Sunday, November 26, 2006

Arched Jambs and Raised Panel Doors

Since finishing that set of cupolas, I haven't had anything really major to sink my teeth into. I did make three frame and panel doors last week; they were a rush job, and pretty big, but I got them done in two days. They're pictured below. Other than that I've been working on a set of five arched door jambs with lots of trim, key blocks and whatnot. I'll post more about those soon.

Here is one of the three completed white pine frame and panel doors. These were all about five feet tall and ranged in size from 24" to 36" wide. In the absence of our shaper man, we're trying to switch everything we can to the router table. I think it's the right move. Using a shaper for little beads and whatnot is like using a sledgehammer to squash a mosquito. We got a router bit to raise the panels for these doors, and it worked like a champ. I made two passes, and even the cross-grain cuts were nice and clean.

I mentioned that I'm working on several arched jambs. The picture above shows a set I did about six months ago. When I arrived at the shop, arches like this were done by stacking and butt-jointing strips of white pine, assembling them, then bandsawing and sanding the curve. That's more or less the way that curved drawer fronts have traditionally been made. I find this system inefficient and think it produces an unreasonable amount of waste. Clear white pine is not cheap these days. So, when I get a work order for curved jambs, I'm doing them differently.

Specifically, I'm using bending ply and forms. In this picture you see the beginning of the concave half of a set of bending forms for one of the arches I'm making. I use a router with an arc-cutting jig to cut the radius into a blank of cheap ply material. I then attach that arched blank to a second rectangular blank, bandsaw about 1/16" away from the line of the arc, then flush-trim the second arc so it's a perfect reproduction of the first. I install the blocks between them, cover the whole thing with 3/8" bending luan, then get started on the convex half (not pictured).

More to come in future posts.

Sunday, November 05, 2006

Cupolas (Finally) Fly the Coop

Well, the cupolas are done. I didn't post for a while because things got kind of crazy at the shop a few weeks ago. One of my coworkers sustained a completely hideous injury, and it was all I could do to show up and get my work done for a while thereafter. I'm going to try to recreate some of the more interesting steps in the cupolas' construction between my last post and the present.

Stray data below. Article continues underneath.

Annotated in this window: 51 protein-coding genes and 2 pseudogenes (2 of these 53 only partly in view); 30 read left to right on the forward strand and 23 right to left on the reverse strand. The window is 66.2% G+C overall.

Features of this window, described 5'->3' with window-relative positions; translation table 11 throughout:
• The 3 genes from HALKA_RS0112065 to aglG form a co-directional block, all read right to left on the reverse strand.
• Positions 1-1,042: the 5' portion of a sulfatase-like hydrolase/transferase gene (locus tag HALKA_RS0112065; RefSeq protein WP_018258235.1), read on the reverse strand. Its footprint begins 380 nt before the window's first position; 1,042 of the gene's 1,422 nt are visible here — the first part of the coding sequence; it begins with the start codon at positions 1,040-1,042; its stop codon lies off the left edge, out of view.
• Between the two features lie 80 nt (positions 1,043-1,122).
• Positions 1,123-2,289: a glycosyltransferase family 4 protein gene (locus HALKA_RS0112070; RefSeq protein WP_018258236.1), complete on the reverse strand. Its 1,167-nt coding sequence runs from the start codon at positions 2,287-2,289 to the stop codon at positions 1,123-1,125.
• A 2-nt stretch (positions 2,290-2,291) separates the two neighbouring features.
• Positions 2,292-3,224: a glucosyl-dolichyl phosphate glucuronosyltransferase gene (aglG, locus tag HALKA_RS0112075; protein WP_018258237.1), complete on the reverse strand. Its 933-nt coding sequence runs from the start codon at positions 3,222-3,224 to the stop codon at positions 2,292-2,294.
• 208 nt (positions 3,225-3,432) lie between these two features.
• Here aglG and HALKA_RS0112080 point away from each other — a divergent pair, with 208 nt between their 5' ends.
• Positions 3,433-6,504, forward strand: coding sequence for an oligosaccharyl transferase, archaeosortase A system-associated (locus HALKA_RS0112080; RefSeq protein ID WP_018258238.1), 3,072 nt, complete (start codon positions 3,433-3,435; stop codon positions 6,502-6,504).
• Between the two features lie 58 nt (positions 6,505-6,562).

Click here to see a video of the cupolas leaving the shop.

Here's a mockup of the basic structure I designed for the roof framing. The central, short octagonal column provided a convenient way to join the rafters together. The cleat you see on the left-hand side of the rafter was glued to the column, and the rafter was glued to the cleat. That way, if the steel fasteners ever rust away, there should still be a good glue connection between the parts.

This photo shows the final central columns with cleats attached. I thought they ended up looking like gears.

I needed a 59 1/2 degree cut on one end of the rafters, but since my cutoff saw only goes to 55 degrees, I had to make the jig you see above. It basically added the additional 4 1/2 degrees and provided a length stop as well.

I figured out how much overhang the roof bases were meant to have over the face of the posts and marked that distance at each corner of the bases. I used a sharpie for one of these marks so you could see what I was talking about.

I registered my mark on the underside of the bases with their proper location with regard to the post faces. I didn't spend much time photographing this step because it didn't seem all that interesting. Suffice it to say that the roof bases were secured to the posts with long lag bolts.

With the roof bases secured to the posts, I was ready to begin installing the rafters as you can see above.

Here are the completed cupola frames.

Once framing was complete, the next step was to make and install the louvers. I'm not going to go into the louver-making process right now because it was so mind-crushingly dull that it pains me to think about it. Here are a few relevant details, though. There were 17 louver slats per side, 8 sides per cupola, and 5 cupolas. That makes 680 slats. Each slat was connected to its frame with four stainless steel screws. That's 2720 screws that I had to install. B-O-R-I-N-G! Somebody, please get me an apprentice, and soon!

The final steps were sheathing the roofs and applying the facing trim. Making the roofing panels was probably interesting enough to merit documentation, but by then I'd reached the point of just wanting to get these things done, so I didn't drag the camera out every few minutes.